Christopher Kinsey (Dancer) earned a BFA in contemporary dance performance with an emphasis in creating performance from Boston Conservatory in 2018. Following graduation, Kinsey danced for MADBOOTS DANCE and Pfalztheater Kaiserslautern in Germany. He has performed the work of James Sutherland, Aszure Barton, Doug Varone, Jasmine Ellis, José Limón, and Francesco Nappa, among others.
Sean Lammer (Dancer) was born in Lancaster, PA. Upon graduating from Walnut Hill School for the Arts in 2015, Lammer attended The Juilliard School. He received his BFA in dance and performed works by Ohad Naharin, Roy Assaf, Martha Graham, Twyla Tharp, Nacho Duato, José Limón, Helen Simoneau and Katarzyna Skarpetowska, while exploring his own choreographic work. Lammer has worked and volunteered as a teaching artist internationally and domestically at programs in Botswana, New Orleans and Orlando, and has performed in free and interactive concerts at health care facilities across New York City’s five boroughs.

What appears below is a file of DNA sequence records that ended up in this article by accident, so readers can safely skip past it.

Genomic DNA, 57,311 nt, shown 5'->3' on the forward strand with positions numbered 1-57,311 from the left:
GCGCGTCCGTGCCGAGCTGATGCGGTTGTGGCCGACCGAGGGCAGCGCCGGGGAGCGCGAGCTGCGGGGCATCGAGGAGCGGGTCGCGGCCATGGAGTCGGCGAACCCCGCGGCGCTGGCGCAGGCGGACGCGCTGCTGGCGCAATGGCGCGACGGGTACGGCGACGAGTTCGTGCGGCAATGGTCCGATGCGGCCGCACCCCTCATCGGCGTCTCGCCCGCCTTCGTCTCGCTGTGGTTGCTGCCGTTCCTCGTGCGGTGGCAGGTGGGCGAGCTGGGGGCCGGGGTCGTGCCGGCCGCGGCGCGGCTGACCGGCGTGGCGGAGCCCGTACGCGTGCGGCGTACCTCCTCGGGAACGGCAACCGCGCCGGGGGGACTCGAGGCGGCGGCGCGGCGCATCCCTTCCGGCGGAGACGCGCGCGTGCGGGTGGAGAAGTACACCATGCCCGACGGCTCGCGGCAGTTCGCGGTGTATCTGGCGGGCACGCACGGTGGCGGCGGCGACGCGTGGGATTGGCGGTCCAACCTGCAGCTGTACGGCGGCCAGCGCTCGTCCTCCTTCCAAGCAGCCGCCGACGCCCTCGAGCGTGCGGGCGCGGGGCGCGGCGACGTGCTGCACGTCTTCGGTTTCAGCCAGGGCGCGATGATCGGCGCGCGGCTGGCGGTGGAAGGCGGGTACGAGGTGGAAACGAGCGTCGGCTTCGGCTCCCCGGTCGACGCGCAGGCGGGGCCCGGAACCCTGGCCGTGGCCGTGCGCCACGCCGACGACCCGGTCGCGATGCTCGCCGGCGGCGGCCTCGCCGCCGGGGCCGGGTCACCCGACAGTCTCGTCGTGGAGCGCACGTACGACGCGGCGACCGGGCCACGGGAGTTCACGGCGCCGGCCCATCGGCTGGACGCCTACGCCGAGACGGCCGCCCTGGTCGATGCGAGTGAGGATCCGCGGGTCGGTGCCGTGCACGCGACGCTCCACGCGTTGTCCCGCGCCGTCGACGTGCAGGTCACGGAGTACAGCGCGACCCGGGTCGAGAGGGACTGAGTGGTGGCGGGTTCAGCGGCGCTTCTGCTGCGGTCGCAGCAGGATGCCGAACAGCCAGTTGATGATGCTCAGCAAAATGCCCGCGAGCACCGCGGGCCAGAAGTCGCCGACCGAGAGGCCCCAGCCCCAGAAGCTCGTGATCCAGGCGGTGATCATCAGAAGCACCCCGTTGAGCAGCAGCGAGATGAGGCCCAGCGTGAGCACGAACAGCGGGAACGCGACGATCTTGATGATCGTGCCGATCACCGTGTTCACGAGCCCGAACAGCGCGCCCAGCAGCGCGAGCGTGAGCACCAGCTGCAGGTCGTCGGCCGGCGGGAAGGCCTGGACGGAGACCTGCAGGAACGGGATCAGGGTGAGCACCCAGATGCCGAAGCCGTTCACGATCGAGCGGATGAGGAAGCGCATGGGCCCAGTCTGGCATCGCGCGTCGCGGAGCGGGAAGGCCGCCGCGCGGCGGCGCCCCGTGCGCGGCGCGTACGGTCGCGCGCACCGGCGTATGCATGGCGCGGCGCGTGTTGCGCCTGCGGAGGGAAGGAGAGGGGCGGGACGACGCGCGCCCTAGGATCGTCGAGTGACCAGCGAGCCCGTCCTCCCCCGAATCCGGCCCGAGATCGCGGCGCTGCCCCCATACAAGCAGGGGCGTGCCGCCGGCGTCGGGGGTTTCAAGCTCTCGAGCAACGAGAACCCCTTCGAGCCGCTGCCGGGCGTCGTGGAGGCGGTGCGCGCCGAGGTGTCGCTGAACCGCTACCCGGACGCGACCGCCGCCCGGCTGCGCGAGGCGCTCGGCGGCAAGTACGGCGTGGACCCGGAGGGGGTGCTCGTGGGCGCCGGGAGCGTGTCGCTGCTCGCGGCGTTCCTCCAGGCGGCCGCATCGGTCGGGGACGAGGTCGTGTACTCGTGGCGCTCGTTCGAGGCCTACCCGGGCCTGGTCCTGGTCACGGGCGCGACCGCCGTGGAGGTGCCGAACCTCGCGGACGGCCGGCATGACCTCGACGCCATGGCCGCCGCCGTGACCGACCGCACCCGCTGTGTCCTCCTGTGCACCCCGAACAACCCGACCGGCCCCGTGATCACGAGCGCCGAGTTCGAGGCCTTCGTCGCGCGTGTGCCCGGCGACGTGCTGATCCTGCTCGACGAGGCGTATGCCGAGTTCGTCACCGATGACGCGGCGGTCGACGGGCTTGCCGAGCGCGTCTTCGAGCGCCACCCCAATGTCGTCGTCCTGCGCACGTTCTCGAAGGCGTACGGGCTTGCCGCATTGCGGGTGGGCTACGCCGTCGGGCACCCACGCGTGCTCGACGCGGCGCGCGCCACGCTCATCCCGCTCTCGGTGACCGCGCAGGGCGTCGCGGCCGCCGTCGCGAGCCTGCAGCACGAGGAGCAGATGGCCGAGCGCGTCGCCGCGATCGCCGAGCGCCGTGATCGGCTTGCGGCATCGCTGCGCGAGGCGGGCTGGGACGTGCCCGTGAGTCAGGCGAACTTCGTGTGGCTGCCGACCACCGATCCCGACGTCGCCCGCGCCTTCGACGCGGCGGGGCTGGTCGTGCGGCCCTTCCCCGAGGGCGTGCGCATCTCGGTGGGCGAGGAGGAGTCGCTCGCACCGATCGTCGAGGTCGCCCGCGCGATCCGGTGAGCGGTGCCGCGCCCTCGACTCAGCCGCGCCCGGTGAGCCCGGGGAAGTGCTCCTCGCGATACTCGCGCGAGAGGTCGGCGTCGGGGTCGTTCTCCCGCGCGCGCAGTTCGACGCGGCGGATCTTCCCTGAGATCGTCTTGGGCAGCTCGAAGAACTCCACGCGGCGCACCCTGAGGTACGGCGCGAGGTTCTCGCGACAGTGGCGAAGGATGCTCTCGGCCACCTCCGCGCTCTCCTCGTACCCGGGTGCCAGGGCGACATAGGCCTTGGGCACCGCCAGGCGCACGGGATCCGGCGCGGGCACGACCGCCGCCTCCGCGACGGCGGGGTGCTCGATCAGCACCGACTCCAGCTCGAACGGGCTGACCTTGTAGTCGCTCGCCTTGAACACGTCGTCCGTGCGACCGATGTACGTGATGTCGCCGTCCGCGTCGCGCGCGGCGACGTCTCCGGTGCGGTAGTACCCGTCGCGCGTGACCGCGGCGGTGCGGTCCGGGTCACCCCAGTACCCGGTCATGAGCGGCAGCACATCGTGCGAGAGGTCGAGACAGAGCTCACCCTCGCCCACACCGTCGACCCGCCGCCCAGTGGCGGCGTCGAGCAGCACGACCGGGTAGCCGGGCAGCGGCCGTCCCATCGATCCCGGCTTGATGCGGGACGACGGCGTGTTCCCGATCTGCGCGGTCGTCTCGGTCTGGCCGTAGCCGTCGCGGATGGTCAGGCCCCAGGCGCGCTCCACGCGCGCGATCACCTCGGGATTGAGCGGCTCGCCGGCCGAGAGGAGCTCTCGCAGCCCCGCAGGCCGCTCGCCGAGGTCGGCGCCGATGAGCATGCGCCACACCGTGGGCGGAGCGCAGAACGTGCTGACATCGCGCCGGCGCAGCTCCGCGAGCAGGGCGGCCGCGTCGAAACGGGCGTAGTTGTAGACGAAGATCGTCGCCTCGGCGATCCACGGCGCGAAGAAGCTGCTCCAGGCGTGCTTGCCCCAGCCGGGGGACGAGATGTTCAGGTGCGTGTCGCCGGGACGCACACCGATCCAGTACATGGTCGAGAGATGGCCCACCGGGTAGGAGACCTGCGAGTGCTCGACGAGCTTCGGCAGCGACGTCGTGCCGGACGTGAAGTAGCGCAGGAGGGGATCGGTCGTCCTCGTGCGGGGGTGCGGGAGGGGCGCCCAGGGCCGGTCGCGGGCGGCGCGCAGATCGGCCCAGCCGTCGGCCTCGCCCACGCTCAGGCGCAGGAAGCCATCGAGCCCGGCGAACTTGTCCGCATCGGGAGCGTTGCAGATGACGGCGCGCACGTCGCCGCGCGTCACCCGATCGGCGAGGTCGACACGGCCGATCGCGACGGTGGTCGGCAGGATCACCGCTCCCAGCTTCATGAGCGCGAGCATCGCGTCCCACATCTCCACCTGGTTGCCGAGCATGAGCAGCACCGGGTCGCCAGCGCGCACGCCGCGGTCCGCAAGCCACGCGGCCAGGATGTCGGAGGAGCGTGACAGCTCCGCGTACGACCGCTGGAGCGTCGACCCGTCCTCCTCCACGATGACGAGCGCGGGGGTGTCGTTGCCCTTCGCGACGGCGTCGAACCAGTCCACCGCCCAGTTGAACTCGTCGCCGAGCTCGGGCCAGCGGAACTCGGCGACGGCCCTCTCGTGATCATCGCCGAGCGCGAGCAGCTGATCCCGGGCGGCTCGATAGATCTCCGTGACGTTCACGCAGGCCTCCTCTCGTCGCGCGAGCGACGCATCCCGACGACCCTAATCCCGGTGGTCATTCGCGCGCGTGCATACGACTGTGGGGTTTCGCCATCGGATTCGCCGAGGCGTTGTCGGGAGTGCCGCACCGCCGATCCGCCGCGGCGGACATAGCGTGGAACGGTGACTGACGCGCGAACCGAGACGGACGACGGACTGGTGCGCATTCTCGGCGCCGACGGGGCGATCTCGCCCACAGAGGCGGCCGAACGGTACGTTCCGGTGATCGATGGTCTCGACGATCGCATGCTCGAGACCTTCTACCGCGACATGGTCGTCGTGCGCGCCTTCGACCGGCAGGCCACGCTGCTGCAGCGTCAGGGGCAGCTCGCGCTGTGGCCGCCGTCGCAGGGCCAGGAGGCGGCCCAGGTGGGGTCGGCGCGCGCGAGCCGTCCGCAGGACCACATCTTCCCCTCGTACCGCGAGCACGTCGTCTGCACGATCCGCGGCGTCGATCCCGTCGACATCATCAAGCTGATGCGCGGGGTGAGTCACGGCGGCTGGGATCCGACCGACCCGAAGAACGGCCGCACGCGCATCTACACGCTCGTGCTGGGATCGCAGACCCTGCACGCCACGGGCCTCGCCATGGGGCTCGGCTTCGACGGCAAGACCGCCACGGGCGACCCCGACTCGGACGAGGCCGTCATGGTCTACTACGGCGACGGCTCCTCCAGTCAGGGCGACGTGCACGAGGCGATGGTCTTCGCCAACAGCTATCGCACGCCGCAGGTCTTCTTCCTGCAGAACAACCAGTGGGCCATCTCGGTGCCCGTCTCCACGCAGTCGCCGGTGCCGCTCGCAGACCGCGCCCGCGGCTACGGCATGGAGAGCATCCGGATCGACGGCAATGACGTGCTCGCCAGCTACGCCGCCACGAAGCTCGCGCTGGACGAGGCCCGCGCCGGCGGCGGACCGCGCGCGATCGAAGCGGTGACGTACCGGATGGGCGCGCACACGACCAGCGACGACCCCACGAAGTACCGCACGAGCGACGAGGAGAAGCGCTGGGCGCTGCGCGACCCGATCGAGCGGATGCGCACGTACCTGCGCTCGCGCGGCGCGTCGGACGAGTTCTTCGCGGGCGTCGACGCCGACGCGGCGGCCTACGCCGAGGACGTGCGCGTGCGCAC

Haley Sung (Dancer) is originally from South Korea, where she received Korean folk dance and ballet training starting at the age of eight. She earned her BFA in Dance from University of the Arts with a “Promising Artist” Scholarship in May 2017. Sung further studied dance at The Royal Conservatoire of Antwerp and has performed abroad in France, Korea, Italy, and Luxembourg. Sung first joined GALLIM as an apprentice in 2017 for Stone Skipping and is thrilled to continue working with the company.